Trust in the LORD with all your heart, and do not lean on your own understanding.
I lost my job.
It was the week before Christmas in 2006, my wife was at doctor’s appointment, and my friends/partners from RedState called to tell me we were out of money. The Democrats had taken back the Congress and nobody really thought they needed to buy ads on a conservative site anymore. I was out of a job.
My wife came to the front door from her doctor’s appointment. I needed to tell her. But before I could, she had to tell me she was going to the hospital. A blood clot was lodged in her jugular vein — not exactly something that happens. So off she went.
The blood clot had been discovered while doctors were scanning her lungs where they found spots. The doctors put two and two together and decided a lung biopsy was needed. There we were, the week before Christmas, in a Middle Georgia hospital. A storm raged outside and we waited.
The doctors called me back down a long hallway past a security door. They put my in-laws and me in a small room with two chairs, a plastic plant, a table, a Bible, and a phone. They told us my wife had six months to live. She had cancer. It had spread from somewhere. They did not know where. But at its end stage it had taken up residence in her lungs and there was nothing anyone could do.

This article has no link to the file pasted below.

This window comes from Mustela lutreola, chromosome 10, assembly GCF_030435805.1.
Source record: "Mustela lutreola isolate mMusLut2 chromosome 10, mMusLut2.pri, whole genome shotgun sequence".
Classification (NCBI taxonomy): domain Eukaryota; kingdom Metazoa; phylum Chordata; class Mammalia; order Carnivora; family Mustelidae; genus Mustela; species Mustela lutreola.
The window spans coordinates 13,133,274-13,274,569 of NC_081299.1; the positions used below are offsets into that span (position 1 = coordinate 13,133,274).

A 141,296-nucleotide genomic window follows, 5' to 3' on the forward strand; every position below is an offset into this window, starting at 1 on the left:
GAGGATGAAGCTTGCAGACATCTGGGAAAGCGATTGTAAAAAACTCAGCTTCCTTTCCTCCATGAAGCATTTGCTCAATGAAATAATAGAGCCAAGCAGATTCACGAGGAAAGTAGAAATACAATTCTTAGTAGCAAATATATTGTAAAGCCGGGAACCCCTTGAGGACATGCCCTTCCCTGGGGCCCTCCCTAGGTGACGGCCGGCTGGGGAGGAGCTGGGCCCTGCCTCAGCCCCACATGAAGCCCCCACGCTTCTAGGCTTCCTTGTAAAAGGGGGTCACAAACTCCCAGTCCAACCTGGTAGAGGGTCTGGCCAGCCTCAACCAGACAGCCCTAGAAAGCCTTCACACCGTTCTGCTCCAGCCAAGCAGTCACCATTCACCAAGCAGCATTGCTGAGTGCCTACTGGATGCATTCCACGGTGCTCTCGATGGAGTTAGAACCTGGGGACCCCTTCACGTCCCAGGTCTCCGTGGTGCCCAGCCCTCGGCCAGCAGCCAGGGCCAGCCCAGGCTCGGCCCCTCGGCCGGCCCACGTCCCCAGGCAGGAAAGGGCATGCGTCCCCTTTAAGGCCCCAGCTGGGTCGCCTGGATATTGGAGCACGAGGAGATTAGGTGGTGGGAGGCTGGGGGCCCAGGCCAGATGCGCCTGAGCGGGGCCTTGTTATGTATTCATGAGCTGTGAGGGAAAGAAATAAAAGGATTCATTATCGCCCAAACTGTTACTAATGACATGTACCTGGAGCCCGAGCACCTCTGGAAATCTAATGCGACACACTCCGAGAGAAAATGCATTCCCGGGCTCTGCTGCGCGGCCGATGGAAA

A terrible wreck sent the doctors scrambling to help in the ER. I volunteered to tell my wife. I held her hand in the recovery room as she came out from under the anesthesia. I told her. I told her she was dying and I was jobless. And, by the way, it was almost six in the evening and I needed to get our kid from daycare before they charged us extra.
She didn’t believe me that she was going to die. But she was coming out of anesthesia.
I got our one year old from daycare, took her home, and got her out of the car. It was still raining. I sank into the mud and cried, leaning against the back passenger side tire of my car for support. My energy was gone. My composure had fled. There I was in the mud covered in snot, tears, and rain with a one year old patting my face as if to tell me everything was going to be alright.
But it wasn’t.
I regained my strength. We got inside. I got us cleaned up and fed her then put her to bed. I went to my office, closed the door, and I cried. Then I prayed. Then I cried some more and prayed through the tears. At some point something very real came over me. I remember it being almost a presence — a force I had never felt. People talk about the peace that transcends all understanding and here it was. I was calm.
Family came to watch Evelyn and I headed off to the hospital to reiterate to Christy that she would die. She still did not believe me, but we talked about things we never talk about except when confronting mortality. We talked about my job, our church home, how to raise our child — we talked in ways we rarely talk outside of times of crisis.